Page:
During the First World War many British artists, including Waterhouse, looking to bring a sense of patriotism to their work referred back to classical literature of Britain's past. Turning from scenes of Roman and Greek classical themes to Arthurian legends, the poetry of Tennyson and the work of Shakespeare as inspiration, something the Pre-Raphaelites had done fifty years earlier. The Tempest, Miranda was one of three paintings Waterhouse presented in the Royal Academy's annual exhibition in 1916, along with A Tale from the Decameron and the painting Waterhouse is most known for, The Lady of Shalott.
The Tempest, one of Shakespeare's most well-known plays, was written in 1611 and was the romantic comedy of its time. Set on a remote island called Prospero, the Duke of Milan and his fifteen-year-old daughter Miranda have been exiled for twelve years. Intending to sink the ship carrying the king who exiled him, Prospero uses his magical powers to conjure up a storm, marooning a cast of characters including Ferdinand, the Prince of Naples, with whom Miranda falls in love and marries at the end of the play.
Inspired by Shakespeare's play, Waterhouse depicts Miranda, the only woman in the play, with dramatic intensity. She is witnesses to the moment the ship carrying her future lover Ferdinand is overtaken by the sea and “dashed to pieces,” according to the play. The Tempest, Miranda displays Waterhouse's continuing fascination with the single-figure, usually a woman, combined with themes of magic and water, as in The Mermaid, The Siren and The Lady of Shalott.
In The Tempest, Miranda a young woman in three-quarter view is surrounded by the violent sea. Evening light spreads across the sky, Miranda clasps one hand to her heart, her other hand holds back her auburn hair as she watches the sea destroy the ship carrying her future lover. The reddish hair contrasts perfectly with the turquoise sea, as the blue of her gown contrasts with her pale skin. The ship, ravaged by wind and waves occupy the upper left of the canvas, its hull glowing yellow against a dark sea, the dangerous tilt of its masts and the dark rocks to the right foreshadowing doom.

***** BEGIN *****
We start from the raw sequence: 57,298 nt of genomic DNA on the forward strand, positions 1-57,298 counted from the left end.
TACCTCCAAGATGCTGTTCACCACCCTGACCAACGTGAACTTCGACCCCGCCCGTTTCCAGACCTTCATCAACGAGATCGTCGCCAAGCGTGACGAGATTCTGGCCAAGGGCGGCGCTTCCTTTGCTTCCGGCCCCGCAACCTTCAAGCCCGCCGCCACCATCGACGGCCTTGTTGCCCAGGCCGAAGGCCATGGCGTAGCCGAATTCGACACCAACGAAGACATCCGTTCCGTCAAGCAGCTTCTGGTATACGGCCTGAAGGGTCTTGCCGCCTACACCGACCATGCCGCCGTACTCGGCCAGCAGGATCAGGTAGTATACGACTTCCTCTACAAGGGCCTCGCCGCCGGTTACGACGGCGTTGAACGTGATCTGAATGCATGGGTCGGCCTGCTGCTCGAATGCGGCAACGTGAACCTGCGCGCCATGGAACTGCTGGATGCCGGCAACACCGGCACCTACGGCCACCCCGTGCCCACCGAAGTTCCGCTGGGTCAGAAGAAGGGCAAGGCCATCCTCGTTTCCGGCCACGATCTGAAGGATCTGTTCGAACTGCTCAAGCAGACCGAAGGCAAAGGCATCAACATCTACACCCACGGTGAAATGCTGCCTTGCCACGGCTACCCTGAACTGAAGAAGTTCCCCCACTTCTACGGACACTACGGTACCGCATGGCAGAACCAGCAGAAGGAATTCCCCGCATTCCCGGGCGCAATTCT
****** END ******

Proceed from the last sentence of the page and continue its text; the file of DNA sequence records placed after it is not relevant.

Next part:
Waterhouse had attended a Pre-Raphelite retrospective in 1886, and his work, drawing on British literature, placing a beautiful woman in a mystical and water-themed setting draws a line directly to the movement established by William Holman Hunt, Dante Gabriel Rossetti, and John Everett Millais a half-century earlier. The Pre-Raphaelite Brotherhood, as they called themselves, had an overarching mission to reform the current-day Victorian art establishment by embracing the kind of detail and the large areas of flat colors embraced by Flemish and early Italian painters. Millais' Ophelia is a perfect example of the typical Pre-Raphelite style that took art critic John Ruskin's advice to “go to nature...rejecting nothing, selecting nothing and scorning nothing” literally. The Pre-Raphelites were some of the first to take their easels outdoors to capture the bend and sway of each blade of grass. Later in his career, fifty years after the breakup of the Pre-Raphaelite Brotherhood, Waterhouse picks up on their established subject line with looser more Impressionistic brushwork, earning himself the nickname “the modern Pre-Raphaelite.” Despite the Pre-Raphaelite style having been passed for decades, Waterhouse takes on the Pre-Raphelites' favorite subjects using the techniques of the French painters of the time. Waterhouse's work The Tempest, Miranda perfectly illustrates this meshing of artistic movements.
This painting is not Waterhouse's first approach to Miranda from the Tempest. He had previously painted the same subject in 1875. In the earlier version a maiden dressed in a neo-classical gown, her hair in a classic Greek coif, looks out over a calm sea. The later Miranda tells a different, far more turbulent story in keeping with the more perilous times in which the painting was created. Waterhouse, like Miranda in the painting, faces the issues of the day.
Waterhouse's paintings became larger and larger over time. This work, painted in 1916 is a large-scale work measuring 39 ½ inches by 54 inches. The painting sold at auction in 2009 for $746,500 to a private collector.
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